But she says that getting the behavioural change that's needed to make a budget work requires consciously re-programming our minds about who we are and what we're like.

    "We all have a comfort zone and when we leave it our body has a strong reaction and we want to be pulled back in," Clements explains. "Although this might sound strange, a lot of people are comfortable when they're not in control of their finances."

    But convincing your mind that you're a different person isn't easy, especially if you try it all in one hit. For that reason, Clements suggests getting it use to the changing behavioural shift by starting with – and achieving – small goals along the way to achieving larger ones so that our mind sees that we're doing well.

    "As humans, we like to get reinforcement that we're doing the right thing," Clements says. "It's like people who set out to lose 10 kilograms. It's so much easier when they weigh themselves at the end of each week to show they're heading in the right direction."

    MAKING GOALS SPECIFIC AND MEANINGFUL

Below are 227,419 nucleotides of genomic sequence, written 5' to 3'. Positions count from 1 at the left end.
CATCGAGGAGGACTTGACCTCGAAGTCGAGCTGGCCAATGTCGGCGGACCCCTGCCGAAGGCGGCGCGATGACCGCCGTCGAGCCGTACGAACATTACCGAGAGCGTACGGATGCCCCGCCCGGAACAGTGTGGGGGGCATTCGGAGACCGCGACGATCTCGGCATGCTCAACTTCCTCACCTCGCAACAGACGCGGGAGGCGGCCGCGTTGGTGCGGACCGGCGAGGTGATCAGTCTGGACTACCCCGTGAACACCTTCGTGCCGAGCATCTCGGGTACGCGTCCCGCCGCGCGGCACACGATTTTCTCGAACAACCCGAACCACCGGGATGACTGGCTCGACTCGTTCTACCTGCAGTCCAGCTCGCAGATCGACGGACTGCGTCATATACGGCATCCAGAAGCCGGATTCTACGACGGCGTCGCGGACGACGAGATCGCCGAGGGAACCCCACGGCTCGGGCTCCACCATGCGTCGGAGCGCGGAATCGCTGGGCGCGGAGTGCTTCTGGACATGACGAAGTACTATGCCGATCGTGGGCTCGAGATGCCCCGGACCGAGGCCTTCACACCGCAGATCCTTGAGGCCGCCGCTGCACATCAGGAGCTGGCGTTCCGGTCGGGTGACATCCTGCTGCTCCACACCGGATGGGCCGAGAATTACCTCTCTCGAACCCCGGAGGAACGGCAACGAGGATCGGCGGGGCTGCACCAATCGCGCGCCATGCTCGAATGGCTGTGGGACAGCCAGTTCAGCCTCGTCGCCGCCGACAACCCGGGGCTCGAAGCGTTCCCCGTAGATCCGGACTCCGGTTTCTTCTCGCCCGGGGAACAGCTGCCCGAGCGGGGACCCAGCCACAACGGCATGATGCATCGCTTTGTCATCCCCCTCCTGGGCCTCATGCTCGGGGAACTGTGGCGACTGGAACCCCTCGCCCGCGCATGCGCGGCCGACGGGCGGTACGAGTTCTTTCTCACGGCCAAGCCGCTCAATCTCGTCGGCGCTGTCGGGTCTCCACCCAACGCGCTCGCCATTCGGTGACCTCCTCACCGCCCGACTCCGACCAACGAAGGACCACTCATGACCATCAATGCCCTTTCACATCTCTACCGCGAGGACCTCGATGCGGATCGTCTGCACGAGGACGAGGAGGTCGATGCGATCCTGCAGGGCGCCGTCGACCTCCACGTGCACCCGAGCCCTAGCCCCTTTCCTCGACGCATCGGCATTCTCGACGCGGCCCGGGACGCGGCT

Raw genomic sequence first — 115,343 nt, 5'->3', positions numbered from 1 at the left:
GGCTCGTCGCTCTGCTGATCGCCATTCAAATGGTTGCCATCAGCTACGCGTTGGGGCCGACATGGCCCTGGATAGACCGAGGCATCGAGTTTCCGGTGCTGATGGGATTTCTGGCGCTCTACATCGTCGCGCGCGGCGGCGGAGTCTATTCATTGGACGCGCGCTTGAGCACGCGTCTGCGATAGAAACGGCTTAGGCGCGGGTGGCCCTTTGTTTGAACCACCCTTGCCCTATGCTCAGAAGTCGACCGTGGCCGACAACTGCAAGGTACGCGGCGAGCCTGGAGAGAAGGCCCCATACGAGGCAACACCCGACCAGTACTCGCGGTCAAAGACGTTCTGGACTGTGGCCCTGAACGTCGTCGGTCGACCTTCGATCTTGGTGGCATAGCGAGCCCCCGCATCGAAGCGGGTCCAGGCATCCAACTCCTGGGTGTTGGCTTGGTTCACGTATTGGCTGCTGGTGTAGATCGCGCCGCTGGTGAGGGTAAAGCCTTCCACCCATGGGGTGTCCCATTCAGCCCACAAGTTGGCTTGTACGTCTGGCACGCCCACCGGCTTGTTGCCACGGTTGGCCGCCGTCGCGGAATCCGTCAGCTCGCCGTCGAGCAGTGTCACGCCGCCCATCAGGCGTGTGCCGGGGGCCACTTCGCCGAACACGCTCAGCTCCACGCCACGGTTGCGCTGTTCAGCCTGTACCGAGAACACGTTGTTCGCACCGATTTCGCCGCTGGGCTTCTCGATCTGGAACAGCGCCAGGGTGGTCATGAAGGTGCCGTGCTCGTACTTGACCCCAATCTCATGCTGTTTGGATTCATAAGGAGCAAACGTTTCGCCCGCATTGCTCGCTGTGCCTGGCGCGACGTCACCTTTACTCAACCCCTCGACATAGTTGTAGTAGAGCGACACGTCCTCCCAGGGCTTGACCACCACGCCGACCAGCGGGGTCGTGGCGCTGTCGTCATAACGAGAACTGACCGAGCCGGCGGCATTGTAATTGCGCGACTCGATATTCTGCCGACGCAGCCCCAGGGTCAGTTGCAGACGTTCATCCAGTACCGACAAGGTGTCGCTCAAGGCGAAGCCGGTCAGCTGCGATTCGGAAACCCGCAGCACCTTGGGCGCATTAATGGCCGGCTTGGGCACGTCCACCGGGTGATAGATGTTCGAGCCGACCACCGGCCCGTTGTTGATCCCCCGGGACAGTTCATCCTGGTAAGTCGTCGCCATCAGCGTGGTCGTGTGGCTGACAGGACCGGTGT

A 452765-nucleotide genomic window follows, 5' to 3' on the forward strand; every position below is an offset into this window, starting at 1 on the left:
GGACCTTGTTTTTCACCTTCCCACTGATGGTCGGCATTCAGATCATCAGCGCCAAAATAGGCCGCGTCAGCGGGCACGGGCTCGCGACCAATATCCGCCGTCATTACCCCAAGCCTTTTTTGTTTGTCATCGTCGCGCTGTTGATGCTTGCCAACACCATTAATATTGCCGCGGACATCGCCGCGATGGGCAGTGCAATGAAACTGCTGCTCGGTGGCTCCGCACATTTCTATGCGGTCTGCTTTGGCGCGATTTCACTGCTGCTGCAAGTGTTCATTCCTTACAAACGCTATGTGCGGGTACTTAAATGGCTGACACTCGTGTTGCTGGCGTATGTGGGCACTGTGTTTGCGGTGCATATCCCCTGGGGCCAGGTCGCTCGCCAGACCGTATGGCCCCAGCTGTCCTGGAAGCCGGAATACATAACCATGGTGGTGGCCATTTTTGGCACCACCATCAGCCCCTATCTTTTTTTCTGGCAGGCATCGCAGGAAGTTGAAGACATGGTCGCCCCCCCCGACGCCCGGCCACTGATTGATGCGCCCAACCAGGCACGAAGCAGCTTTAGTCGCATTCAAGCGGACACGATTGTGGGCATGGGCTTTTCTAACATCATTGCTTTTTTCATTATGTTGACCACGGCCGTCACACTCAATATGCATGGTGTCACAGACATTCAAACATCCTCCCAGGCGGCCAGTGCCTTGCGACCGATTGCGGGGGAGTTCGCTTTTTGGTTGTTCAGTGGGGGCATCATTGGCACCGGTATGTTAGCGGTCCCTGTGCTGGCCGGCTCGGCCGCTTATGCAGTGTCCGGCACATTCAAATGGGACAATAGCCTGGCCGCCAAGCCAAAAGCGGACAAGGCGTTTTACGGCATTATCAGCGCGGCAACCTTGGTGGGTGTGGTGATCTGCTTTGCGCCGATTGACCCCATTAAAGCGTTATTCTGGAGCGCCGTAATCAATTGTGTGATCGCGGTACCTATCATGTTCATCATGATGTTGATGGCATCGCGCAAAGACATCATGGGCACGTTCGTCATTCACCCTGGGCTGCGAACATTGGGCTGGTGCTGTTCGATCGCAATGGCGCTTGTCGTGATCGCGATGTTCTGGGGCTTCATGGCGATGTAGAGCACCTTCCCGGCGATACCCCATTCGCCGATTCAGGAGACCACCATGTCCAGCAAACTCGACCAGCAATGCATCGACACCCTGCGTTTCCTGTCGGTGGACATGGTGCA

Speaking of which, Clements suggests that you will stick to a resolution of any kind more easily if you're working towards something tangible.

    That means a key part of making any budget work is to tie your milestones to meaningful and specific financial goals. For instance, having a goal of saving $500 a month for a $6,000 holiday to Fiji in 12 months is more concrete and therefore more achievable than simply aiming to save $500 a month for a year – even though the two require exactly the same budgeting.

    BE REALISTIC AND PRECISE

    Another, more practical, reason budgets often fail has nothing to do with psychology and more to do with maths. Put simply, sometimes the data that goes into building them isn't right.